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How will Turkey’s killer earthquakes impact the country’s politics?

The mood of the public could very well shift against Erdogan and the AKP if their response to the earthquake is not swift.
Rescuers search for survivors through the rubble in Sanliurfa, on Feb. 6, 2023, after a 7.8-magnitude earthquake struck the country's south-east. -

The full extent of Monday’s massive earthquakes that ripped through southern Turkey and neighboring provinces in Syria won’t be known anytime soon. Seismologists say they are the worst set of earthquakes to hit Turkey in modern times. The death toll stood at more than 2,600 at the time of publication of this article and is set to rise significantly as hundreds, if not thousands, of people remain trapped under the rubble. As night sets in and temperatures dip under harsh winter conditions, the likelihood of their survival under flattened edifices will fade. And what of President Recep Tayyip Erdogan?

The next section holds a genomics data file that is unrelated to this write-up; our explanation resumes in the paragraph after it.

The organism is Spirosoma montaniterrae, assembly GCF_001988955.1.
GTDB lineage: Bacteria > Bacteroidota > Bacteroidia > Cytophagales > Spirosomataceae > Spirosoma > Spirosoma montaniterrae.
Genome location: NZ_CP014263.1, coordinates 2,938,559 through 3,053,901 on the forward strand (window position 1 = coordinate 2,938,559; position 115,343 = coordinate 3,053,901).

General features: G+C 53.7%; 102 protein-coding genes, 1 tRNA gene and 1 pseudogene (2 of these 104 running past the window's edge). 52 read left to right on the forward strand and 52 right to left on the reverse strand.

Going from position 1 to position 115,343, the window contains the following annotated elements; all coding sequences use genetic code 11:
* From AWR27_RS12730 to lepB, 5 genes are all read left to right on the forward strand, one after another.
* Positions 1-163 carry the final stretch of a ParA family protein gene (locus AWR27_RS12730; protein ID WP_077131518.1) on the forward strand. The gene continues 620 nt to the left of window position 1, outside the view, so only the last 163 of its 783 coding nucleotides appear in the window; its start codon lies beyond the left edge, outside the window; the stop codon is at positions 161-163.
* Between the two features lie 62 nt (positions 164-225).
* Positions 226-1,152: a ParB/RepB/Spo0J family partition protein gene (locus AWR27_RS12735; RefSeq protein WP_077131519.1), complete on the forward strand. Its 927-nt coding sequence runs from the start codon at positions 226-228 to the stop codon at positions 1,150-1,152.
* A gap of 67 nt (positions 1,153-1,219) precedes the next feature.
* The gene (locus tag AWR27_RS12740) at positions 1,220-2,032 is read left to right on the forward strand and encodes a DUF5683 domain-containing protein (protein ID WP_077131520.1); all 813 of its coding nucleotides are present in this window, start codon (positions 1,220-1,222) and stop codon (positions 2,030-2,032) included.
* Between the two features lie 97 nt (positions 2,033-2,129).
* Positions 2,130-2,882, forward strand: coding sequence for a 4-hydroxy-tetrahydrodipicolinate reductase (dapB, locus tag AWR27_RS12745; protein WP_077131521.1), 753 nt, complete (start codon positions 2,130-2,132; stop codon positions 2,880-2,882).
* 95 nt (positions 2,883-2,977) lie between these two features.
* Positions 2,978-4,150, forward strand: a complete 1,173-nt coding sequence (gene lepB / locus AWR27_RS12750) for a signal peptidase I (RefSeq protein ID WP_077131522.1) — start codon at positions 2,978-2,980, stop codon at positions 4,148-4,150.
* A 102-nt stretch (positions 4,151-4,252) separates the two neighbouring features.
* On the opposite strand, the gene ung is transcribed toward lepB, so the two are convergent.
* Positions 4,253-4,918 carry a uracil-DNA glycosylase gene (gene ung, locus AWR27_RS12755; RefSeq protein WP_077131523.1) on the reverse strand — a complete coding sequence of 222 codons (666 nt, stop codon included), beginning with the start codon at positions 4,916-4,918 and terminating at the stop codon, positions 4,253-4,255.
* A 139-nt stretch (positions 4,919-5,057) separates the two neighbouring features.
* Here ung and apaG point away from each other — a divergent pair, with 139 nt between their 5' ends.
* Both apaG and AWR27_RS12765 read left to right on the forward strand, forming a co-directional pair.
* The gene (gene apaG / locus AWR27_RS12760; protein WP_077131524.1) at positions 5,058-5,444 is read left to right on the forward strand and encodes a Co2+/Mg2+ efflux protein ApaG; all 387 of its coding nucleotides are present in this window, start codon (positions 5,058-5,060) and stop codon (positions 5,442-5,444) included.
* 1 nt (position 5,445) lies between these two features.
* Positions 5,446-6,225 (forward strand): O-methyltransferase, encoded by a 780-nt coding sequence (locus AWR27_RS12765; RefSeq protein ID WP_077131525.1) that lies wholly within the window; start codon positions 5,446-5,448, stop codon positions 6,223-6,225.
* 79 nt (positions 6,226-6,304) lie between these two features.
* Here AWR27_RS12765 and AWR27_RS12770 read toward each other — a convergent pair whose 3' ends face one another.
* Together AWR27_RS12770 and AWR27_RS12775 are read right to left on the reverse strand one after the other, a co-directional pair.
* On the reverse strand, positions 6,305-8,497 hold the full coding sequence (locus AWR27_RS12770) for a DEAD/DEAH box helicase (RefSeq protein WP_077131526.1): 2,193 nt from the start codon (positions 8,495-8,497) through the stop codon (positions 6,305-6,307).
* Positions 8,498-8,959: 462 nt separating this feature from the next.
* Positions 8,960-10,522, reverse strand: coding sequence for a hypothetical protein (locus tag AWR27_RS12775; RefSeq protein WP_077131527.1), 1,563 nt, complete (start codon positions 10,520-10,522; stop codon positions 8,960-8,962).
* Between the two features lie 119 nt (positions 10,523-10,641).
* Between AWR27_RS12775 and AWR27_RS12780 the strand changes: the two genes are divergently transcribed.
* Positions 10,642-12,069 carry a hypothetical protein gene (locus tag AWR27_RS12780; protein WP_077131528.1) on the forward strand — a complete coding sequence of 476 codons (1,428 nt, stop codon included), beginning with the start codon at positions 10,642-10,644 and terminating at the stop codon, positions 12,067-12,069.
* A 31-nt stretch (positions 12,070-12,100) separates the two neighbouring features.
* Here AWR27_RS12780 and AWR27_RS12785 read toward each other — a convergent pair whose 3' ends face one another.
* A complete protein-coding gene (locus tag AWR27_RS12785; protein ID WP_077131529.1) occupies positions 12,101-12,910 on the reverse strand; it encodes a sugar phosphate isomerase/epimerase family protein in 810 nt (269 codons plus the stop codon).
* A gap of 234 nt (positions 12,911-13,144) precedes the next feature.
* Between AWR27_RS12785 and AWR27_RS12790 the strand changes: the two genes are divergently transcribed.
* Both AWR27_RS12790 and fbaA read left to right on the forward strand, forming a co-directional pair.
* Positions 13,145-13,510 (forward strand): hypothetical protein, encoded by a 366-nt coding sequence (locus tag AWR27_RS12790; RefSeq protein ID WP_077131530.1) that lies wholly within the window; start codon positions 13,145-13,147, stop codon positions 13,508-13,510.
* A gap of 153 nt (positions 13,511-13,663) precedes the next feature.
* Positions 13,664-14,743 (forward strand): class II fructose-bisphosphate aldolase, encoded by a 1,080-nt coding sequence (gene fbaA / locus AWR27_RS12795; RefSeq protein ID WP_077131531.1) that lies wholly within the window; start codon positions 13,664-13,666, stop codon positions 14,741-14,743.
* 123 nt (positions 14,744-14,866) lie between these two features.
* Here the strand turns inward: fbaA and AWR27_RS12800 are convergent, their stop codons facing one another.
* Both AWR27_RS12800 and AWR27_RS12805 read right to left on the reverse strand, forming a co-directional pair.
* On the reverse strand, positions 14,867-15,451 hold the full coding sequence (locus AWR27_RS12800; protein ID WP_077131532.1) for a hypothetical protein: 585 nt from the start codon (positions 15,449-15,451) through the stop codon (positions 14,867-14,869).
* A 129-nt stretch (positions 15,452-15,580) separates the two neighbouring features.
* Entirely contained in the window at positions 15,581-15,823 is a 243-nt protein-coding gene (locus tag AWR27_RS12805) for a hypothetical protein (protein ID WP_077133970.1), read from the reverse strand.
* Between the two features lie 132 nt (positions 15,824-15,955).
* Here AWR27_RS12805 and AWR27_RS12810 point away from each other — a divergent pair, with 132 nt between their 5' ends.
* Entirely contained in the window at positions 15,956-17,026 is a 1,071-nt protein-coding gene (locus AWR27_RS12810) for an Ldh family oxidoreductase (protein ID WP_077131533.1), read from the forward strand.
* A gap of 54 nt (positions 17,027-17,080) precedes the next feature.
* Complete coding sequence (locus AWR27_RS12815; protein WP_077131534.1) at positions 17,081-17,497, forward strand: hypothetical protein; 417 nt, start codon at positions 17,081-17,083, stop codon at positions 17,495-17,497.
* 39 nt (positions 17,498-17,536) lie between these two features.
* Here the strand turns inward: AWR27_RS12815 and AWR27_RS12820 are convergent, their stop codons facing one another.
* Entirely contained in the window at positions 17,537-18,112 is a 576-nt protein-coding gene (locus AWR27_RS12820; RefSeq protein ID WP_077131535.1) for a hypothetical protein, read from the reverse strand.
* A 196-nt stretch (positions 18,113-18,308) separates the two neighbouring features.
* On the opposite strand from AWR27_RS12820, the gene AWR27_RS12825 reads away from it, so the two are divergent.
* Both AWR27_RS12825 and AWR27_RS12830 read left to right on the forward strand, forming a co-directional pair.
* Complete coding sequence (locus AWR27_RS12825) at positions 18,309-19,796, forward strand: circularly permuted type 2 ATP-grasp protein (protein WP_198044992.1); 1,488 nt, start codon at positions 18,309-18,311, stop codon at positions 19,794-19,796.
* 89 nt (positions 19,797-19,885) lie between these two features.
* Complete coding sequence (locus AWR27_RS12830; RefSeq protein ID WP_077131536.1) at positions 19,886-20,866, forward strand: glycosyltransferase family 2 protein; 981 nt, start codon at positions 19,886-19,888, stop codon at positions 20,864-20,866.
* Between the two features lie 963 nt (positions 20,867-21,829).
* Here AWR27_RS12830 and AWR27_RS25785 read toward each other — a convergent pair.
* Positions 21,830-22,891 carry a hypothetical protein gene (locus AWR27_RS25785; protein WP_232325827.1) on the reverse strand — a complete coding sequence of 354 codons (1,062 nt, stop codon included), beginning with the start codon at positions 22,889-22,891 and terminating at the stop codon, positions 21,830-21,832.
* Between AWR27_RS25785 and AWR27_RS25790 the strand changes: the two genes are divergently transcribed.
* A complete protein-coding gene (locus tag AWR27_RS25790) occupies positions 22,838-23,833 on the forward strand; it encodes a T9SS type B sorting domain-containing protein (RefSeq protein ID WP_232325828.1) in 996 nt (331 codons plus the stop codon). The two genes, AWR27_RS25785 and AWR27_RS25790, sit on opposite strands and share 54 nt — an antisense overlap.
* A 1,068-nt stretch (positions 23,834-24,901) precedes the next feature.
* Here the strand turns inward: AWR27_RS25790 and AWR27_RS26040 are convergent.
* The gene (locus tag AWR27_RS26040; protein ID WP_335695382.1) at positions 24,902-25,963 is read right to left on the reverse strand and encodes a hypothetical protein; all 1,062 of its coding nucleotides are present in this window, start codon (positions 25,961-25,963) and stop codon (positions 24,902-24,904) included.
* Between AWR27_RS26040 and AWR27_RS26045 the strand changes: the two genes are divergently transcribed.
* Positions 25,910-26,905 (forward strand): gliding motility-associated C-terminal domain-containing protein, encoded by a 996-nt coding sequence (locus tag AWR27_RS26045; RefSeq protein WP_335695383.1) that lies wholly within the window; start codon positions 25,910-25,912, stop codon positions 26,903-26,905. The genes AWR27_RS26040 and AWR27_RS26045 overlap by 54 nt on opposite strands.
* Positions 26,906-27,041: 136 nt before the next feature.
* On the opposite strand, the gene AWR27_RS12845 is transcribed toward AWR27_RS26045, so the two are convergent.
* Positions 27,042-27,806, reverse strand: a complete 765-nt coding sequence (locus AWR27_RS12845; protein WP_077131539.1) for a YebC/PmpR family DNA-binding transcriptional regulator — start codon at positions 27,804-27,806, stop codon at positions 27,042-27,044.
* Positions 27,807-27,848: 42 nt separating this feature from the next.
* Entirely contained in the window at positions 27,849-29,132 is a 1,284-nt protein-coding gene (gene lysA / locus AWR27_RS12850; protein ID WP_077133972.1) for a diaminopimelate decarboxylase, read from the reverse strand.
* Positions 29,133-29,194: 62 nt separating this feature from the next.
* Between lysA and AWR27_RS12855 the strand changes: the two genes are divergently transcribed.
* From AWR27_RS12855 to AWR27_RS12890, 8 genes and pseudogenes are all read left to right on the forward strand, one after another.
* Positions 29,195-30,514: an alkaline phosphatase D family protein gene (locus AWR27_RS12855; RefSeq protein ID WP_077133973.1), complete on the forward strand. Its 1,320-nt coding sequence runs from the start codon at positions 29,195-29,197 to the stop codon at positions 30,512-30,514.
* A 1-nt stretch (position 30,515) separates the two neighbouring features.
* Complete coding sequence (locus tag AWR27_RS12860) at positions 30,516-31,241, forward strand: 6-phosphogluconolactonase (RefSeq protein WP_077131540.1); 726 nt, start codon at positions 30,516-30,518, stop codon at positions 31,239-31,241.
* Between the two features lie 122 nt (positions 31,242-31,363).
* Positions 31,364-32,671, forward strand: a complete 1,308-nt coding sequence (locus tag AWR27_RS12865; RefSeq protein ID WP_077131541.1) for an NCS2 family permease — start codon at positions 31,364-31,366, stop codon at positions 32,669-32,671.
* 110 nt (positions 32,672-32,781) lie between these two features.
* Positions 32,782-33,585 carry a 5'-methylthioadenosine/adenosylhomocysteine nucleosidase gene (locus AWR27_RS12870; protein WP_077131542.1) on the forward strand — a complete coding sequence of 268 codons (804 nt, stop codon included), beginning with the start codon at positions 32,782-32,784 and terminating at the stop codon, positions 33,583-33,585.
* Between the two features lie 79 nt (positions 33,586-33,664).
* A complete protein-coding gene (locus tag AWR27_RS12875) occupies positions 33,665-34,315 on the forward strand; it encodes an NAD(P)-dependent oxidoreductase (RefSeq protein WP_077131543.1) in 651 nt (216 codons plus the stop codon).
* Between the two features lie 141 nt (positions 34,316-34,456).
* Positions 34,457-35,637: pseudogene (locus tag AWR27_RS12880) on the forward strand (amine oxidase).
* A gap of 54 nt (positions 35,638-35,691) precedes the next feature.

Even as tragic images continued to pour in from the disaster zones, some were already weighing the possible impact of the earthquakes on Turkish politics. The most immediate question is whether parliamentary and presidential elections will be held as scheduled on May 14. This will depend on two factors: whether the physical conditions for elections exist closer to the time, and whether Erdogan decides it’s in his favor to prolong the state of emergency declared after the first quake and postpone balloting beyond the June 18 deadline for holding polls.

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